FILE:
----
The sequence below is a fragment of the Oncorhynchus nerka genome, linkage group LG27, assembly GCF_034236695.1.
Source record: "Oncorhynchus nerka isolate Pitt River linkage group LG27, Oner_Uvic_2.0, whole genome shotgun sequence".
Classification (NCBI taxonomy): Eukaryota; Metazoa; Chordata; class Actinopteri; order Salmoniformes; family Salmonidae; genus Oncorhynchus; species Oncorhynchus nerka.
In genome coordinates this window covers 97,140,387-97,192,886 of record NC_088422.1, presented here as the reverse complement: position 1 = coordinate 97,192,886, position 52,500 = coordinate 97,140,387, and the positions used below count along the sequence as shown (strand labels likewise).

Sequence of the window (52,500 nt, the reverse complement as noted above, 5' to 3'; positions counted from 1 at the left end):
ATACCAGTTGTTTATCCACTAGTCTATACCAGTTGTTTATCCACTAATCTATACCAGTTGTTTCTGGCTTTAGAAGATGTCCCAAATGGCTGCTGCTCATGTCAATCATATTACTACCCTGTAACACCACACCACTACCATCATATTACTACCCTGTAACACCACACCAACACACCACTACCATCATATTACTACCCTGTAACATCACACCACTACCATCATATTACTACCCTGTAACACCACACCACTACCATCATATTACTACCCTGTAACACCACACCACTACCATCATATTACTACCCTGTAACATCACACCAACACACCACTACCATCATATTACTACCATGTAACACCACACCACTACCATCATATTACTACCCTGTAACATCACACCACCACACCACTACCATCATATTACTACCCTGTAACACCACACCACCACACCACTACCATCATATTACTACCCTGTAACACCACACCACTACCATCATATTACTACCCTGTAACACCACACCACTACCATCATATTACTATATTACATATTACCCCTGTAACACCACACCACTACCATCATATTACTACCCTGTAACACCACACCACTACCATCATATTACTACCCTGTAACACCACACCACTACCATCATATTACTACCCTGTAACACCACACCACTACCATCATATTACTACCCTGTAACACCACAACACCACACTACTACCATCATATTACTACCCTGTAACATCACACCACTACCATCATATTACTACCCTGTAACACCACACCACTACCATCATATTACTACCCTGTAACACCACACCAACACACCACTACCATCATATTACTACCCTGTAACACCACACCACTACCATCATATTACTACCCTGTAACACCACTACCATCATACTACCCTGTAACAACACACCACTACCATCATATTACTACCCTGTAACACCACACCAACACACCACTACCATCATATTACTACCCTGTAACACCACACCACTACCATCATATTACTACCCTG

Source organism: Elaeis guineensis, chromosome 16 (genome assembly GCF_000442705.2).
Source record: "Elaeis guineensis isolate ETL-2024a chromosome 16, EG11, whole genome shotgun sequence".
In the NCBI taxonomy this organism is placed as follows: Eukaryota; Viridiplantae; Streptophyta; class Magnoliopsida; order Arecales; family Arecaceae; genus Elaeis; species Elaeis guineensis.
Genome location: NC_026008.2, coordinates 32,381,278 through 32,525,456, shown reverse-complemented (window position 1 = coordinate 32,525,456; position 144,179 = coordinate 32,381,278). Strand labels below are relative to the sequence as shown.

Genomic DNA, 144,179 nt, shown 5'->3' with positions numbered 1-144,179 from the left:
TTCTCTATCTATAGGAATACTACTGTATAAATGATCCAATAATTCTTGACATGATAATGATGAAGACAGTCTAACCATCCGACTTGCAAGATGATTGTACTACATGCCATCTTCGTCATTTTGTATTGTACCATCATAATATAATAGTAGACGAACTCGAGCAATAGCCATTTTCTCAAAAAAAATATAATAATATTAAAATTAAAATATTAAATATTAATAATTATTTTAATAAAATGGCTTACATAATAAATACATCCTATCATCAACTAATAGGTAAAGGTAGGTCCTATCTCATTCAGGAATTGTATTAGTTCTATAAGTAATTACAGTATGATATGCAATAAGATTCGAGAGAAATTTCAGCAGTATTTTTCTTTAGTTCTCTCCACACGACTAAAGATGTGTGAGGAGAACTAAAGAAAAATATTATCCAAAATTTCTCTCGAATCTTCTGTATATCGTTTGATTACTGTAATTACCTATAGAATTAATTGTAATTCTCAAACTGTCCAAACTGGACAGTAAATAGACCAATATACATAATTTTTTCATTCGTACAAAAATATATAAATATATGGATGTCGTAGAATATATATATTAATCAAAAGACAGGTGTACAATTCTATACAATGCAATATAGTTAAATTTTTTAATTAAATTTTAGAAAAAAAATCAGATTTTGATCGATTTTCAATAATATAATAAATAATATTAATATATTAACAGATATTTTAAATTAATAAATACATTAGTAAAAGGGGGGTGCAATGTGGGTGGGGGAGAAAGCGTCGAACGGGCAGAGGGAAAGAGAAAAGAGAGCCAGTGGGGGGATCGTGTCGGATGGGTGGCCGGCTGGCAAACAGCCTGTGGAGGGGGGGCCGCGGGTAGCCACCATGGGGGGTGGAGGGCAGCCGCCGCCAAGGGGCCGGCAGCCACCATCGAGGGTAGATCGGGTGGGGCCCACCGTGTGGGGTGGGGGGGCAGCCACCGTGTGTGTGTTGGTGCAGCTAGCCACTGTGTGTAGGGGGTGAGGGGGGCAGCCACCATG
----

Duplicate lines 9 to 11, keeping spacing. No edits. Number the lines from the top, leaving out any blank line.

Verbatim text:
In the NCBI taxonomy this organism is placed as follows: Eukaryota; Viridiplantae; Streptophyta; class Magnoliopsida; order Arecales; family Arecaceae; genus Elaeis; species Elaeis guineensis.
Genome location: NC_026008.2, coordinates 32,381,278 through 32,525,456, shown reverse-complemented (window position 1 = coordinate 32,525,456; position 144,179 = coordinate 32,381,278). Strand labels below are relative to the sequence as shown.

Genomic DNA, 144,179 nt, shown 5'->3' with positions numbered 1-144,179 from the left: